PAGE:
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Good article Marchantiophyta has been listed as one of the Natural sciences good articles under the good article criteria. If you can improve it further, please do so. If it no longer meets these criteria, you can reassess it.
October 3, 2007 Good article nominee Listed
Wikipedia Version 1.0 Editorial Team / v0.7 (Rated GA-class, High-importance)
WikiProject icon This article has been reviewed by the Version 1.0 Editorial Team.
 GA  Quality: GA-Class
 High  Importance: High

Number of species[edit]

This page should say how many species are found in the division.

That information is on the page (at least it is now). --EncycloPetey 20:06, 30 July 2007 (UTC)

we need to know the classification! — Preceding unsigned comment added by (talk) 21:40, 17 May 2013 (UTC)

References and Rating[edit]

I have added a number of in-line references to this article. I expect its quality scale rating could be reconsidered as a result. --EncycloPetey 20:06, 30 July 2007 (UTC)

Sure. Good at least. Aelwyn 15:19, 17 September 2007 (UTC)

I could pass it, but let's wait for a non-expert to evaluate it! Aelwyn 15:27, 17 September 2007 (UTC)

GA review[edit]

Well done! I have passed this article as a Good Article. Overall, the article was well written, the images were great, and the sources especially well chosen. However, a few things should be addressed before heading onto the road to FA status:

  1. The statement in the lead "Some species can be a nuisance in shady green-houses" seems out of place. Maybe it could be moved to Ecology or Economic importance? Also, can you be more specific on the "some species" part?
  2. The section "Economic importance" deals very little with actual economic importance. I suggest something like "Human importance" be used instead. If you continue to expand this section, I suggest using subsections to separate the history paragraph from the human impact and uses paragraph.
  3. Additionally, the part about liverworts reducing erosion and such should at least have some sort of source.
  4. The Ecology section is a little scarce. Perhaps you could explain the importance of Marchantiophyta in an ecosystem.
  5. The last few statements in the "Life cycle" subsection are uncited. If you could cite them, that would be great.

Other than those specific points mentioned, if you'd like to FA this, you're going to have to expand a lot. Again, good job, and I hope to see this article sometime in FA nominations. bibliomaniac15 20:53, 3 October 2007 (UTC)


Uploading pictures of cladograms is commonplace (I've done it myself several times). Did you know we have a {{clade}} template? It's not that powerful, but it works and has some obvious advantages over images, like it can contain wiki markup, is easily modified and can be used more consistently. What do you think? Aelwyn 10:12, 2 November 2007 (UTC)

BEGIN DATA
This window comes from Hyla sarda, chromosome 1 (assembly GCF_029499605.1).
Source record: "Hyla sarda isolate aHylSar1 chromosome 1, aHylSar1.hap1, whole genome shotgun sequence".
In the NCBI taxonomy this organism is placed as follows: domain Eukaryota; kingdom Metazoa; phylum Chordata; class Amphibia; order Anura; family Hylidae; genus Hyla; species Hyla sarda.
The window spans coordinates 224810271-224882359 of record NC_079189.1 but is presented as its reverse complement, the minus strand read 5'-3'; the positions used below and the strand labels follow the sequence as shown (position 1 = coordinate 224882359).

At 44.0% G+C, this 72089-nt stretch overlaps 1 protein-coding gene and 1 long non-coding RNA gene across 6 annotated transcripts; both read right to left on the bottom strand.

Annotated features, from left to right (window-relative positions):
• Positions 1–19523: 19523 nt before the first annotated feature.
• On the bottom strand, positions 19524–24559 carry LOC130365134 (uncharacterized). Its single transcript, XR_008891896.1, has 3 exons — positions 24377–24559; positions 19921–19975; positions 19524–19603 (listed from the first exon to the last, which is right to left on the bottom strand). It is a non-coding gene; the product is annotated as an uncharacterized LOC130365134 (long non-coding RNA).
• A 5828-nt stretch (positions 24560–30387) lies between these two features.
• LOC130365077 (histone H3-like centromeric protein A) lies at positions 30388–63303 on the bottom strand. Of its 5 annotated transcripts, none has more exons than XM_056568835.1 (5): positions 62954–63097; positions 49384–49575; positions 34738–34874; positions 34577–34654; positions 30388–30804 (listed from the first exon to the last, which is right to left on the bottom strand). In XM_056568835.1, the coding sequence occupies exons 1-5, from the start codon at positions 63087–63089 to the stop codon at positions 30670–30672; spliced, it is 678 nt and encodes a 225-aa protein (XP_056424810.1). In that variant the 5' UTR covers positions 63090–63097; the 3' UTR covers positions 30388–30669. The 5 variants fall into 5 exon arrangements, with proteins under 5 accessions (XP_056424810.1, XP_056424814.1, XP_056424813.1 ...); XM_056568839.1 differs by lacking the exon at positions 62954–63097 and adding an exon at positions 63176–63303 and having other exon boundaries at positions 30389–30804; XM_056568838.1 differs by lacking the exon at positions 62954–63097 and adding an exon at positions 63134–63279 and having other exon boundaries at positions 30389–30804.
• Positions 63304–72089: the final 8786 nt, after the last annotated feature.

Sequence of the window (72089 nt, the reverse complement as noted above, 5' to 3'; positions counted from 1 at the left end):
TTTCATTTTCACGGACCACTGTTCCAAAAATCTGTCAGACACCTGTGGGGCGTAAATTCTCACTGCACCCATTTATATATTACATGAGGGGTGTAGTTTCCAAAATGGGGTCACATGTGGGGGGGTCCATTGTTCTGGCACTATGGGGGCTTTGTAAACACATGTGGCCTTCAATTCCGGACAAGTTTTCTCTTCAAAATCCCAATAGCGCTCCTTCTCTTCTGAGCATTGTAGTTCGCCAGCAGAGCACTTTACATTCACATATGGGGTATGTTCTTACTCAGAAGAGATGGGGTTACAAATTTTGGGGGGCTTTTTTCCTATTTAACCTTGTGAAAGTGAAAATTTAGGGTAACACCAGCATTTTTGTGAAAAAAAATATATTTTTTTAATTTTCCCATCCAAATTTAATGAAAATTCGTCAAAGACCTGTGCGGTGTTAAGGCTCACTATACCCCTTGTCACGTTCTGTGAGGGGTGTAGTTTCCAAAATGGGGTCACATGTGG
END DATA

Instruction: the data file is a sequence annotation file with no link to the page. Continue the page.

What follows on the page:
Two hypotheses on the phylogeny of land plants (Embryophyta)

Yes, I know about the cladogram template (see the one I added to the Plant page). I haven't yet redone the cladogram here for two reasons:
  1. I needed copies of all the recent research on liverwort phylogeny that came out in 2006 and 2007. There were several such articles that did for liverworts what APG did for angiosperms. There was no sense in doing the cladogram before digesting those articles.
  2. The {{clade}} template does not display properly on all platforms. On some systems, the cladograms generated by that template look terrible. Specifically, the bifurcations don't show up as equal bifurcations on a Mac using Safari. All the "upper" branches are rendered as a straight line with all the "lower" branches descending from that straight line to varying depths. The result makes it look as though there is a straight line of evolution towards one hapless clade while all the other groups are side-branches. The result is misleading about views on evolution, and promotes serious misconceptions that evolutionists have been trying to stamp out for decades. So, for the particular cladograms you're referring to (which are small) it doesn't seem worthwhile to use the defective template.
--EncycloPetey 12:57, 2 November 2007 (UTC)

I didn't know about the formatting problems under Safari. I wonder why they don't say a word about it in the clade template page. It's a pity it is so defective, it would be of great usefulness (I'm using it very extensively). Regards Aelwyn 15:36, 2 November 2007 (UTC) PS: I have the same problem under Konqueror (but not Firefox, which I normally use). Is there anything to do in these cases?

You can complain on the template's talk page, and sometimes that gets people to rethink before the template gets really widespread. The was a similar problem with the {{fossil range}} template not displaying properly on some platforms. --EncycloPetey 17:42, 2 November 2007 (UTC)

Liverwort on the title[edit]

This is a bit of a conumdrum. There seem to be two identifications for the division of the Liverworts, and the option of Liverwort on the title is blocked by the page 'Liverwort', really a bit of a disambiguation. I suggest this page is removed, and the fact of the use of liverwort to name a flower type, could be in the introduction. No disambiguation should be necessary. —Preceding unsigned comment added by WikieWikieWikie (talkcontribs) 22:54, 3 January 2008 (UTC)

No, the disambiguation is necessary because there is more than one meaning for the word 'liverwort'. That is what disambiguation pages are for. --EncycloPetey (talk) 15:22, 4 January 2008 (UTC)

Liverworts formerly of bryrophyta[edit]

On the Moss Wikipedia page, it discusses how the liverworts and hornworts were formerly classified under Bryophyta. Should there be some discussion on why they were reclassified?Elleacampbell (talk) 15:29, 25 June 2009 (UTC)